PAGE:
It's not yet online anywhere and I'd like to view it at least one more time before critiquing it, but, overall, good for We for airing an ad about emergency contraception.

Essure Permanent Birth Control

Photo via

Of course, there is another choice for couples who don't want to take any chances [with female sterilization]--right, gents? But twice as many married women as married men in the U.S. get sterilized. "I would've gotten a vasectomy, if that's what she wanted," says Theresa Jackson's husband Mike. "But then we talked about Essure," he says. "And I'm a sissy."

More on Essure and Adiana (also, here).

The Female Condom

Photo by sylvar

Q: Which female birth control method is classified by the FDA as a Class 3 Medical Device (more regulation, more expensive to produce), while the corresponding male method is classified as a Class 2 Medical Device (less regulation, cheaper to produce)?


WEGO Health Interview

Photo by boliyou

Head on over to WEGO Health to find out what I have in common with Mighty Mouse, and the real reason why I blog.

Forty is the New Twenty When It Comes to Pregnancy

Photo by SantaRosa

Advances in full ovarian transplant techniques--using a full ovary and reconnecting the blood supply to feed the graft--have led to the live birth of a healthy baby girl, reports Dr. Sherman Silber of the Infertility Center of St. Louis.

Commenting on the potential of full ovarian transplant, Silber identified two groups of patients who stand to benefit from the technique, if frozen ovaries turn out to be as viable:

"One is the young cancer patient who is about to lose all her ovarian function as she's about to undergo chemotherapy. We just take that ovary out, freeze it and transplant it back. That's one big payoff," he said in a telephone interview.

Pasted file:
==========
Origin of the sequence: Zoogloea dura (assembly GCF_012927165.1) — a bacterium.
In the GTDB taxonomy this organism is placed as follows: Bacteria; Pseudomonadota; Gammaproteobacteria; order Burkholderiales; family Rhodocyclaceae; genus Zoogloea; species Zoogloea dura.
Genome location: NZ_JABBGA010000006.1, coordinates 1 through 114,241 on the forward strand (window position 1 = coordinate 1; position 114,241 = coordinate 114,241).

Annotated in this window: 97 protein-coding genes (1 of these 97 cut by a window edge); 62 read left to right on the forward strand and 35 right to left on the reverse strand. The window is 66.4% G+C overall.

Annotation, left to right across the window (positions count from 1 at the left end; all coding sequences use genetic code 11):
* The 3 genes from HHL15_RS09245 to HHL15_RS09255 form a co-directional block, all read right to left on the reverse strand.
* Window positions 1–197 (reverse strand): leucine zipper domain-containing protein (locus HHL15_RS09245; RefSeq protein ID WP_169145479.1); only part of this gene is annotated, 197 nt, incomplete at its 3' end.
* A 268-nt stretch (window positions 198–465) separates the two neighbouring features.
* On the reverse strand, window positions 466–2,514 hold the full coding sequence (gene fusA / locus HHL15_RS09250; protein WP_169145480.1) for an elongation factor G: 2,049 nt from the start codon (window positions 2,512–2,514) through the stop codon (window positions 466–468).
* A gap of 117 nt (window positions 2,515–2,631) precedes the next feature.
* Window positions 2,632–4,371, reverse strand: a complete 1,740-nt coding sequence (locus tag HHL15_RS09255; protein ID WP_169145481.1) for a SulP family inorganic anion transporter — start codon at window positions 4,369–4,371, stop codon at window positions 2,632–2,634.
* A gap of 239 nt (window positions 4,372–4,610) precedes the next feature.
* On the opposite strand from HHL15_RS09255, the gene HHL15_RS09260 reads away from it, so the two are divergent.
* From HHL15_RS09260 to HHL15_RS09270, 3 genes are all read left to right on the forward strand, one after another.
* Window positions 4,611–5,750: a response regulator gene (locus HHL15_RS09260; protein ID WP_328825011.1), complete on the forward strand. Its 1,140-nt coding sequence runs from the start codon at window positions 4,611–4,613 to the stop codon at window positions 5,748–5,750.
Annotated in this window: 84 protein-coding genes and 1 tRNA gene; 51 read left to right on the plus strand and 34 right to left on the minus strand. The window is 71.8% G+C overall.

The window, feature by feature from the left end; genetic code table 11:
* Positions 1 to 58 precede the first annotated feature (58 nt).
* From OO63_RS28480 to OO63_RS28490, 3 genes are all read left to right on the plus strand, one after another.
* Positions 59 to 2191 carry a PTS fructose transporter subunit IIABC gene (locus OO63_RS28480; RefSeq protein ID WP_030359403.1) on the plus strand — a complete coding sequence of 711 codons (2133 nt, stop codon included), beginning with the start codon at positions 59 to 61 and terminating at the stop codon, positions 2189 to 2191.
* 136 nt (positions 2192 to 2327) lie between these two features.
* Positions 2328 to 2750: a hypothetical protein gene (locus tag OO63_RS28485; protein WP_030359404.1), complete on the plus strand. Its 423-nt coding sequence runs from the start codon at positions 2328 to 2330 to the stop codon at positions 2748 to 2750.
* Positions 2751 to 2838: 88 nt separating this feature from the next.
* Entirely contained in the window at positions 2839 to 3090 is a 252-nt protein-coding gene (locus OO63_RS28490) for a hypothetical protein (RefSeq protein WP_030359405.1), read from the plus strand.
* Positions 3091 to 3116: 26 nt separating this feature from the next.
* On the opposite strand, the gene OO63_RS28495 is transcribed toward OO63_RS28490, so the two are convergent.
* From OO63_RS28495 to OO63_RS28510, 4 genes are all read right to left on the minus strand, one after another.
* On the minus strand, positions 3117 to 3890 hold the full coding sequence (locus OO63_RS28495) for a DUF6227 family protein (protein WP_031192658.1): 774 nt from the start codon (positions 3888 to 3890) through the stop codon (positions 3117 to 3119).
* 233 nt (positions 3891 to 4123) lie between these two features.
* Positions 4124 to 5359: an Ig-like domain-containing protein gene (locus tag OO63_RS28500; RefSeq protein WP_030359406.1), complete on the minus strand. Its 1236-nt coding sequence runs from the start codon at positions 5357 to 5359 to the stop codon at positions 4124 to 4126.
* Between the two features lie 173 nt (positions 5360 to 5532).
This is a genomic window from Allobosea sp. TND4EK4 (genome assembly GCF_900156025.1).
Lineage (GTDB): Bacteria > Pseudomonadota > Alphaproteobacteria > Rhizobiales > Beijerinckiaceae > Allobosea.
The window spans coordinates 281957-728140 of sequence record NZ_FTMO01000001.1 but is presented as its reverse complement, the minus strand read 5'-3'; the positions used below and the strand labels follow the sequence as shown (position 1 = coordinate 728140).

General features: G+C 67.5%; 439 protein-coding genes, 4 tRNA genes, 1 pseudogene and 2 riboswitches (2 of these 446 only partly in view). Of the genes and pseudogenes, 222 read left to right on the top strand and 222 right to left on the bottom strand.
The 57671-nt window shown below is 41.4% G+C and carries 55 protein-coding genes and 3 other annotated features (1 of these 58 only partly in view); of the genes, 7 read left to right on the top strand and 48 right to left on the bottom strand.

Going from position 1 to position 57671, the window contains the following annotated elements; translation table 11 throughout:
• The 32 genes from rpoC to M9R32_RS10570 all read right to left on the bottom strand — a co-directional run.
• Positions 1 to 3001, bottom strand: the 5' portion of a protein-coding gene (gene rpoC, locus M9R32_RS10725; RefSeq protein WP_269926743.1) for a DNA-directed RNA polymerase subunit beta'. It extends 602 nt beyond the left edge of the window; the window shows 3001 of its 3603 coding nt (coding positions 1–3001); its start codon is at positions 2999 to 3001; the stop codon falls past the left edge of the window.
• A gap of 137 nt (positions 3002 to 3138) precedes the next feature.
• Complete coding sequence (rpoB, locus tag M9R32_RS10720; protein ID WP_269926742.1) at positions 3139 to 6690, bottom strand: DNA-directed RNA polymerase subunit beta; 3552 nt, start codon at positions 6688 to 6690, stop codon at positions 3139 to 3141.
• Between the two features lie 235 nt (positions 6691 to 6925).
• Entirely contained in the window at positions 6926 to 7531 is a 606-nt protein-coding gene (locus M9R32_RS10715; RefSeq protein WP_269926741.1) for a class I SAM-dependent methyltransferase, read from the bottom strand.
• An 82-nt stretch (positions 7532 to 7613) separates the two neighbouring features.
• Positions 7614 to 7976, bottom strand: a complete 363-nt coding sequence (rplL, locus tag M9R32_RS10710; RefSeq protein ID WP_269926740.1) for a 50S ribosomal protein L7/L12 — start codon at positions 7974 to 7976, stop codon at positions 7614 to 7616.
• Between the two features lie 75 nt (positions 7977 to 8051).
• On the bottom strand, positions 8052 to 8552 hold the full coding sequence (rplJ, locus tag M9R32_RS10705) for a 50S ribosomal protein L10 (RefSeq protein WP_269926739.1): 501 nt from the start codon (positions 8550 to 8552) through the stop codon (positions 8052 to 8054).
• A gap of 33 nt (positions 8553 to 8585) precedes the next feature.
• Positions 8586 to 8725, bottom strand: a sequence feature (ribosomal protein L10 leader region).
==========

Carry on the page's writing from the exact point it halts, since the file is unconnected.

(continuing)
The other, he acknowledged, is more controversial: extending the time a woman is fertile.

Women in their 20s could have one of their two ovaries removed so it can be frozen. "If she's 40 or 45 when she has it transplanted back, it's still a 25- or 30-year-old ovary, so she's preserving her fertility," he said. "We've actually done it for quite a few patients. I think there will be many more women who will want to do that.
I don't see what's so controversial about extending the time a woman is fertile, but one thing is certain. This development goes a long way to lending credence to the "40 is the new 20" meme.

In Support of Jon Favreau

Photo via

Wow, you can't help but feel for incoming Obama administration director of speechwriting Jon Favreau!

If only he'd used a cardboard cutout of Michelle Obama instead of one of Hillary Clinton, there'd be no question that his behavior was quite acceptable, excusable, and inconsequential, not to mention entirely appropriate for a professional who has been vetted for a White House job.


Vatican Prepares for War With the United States

Q: When is lying and calling for a foreign religious potentate to threaten our legislators in order to interfere with the passage of laws acceptable?

A: Do you even have to ask?

(Freedom of Choice Act)

Chlamydia Testing and Treatment Without Prescription

Looks like people in the UK are now able to walk into a pharmacy and have access to Chlamydia Test and Treat services:

Members of the public can purchase a chlamydia test kit from any participating pharmacy for £25, send a urine sample for testing and, if a positive result is returned, purchase treatment over the counter for a further £20. Testing of samples is included in the cost of the test kit, with results returned either direct to the customer or to the pharmacy where the test kit was purchased – or both.

Azithromcyin is available as Clamelle Tablets for people 16 years and over who have tested positive for chlamydia but have no symptoms and for their sexual partners.

Pharmacists can only supply Clamelle tablets to individuals who are confirmed as having a positive Nucleic Acid Amplification Technique (NAAT) chlamydia test result and to their sexual partners (without them needing to take a test).

Meanwhile, here in the US, our beloved politicians are still trying to decide if [female] patients can walk and chew gum at the same time, while principled pharmacists insist that dispensing meds is all about them.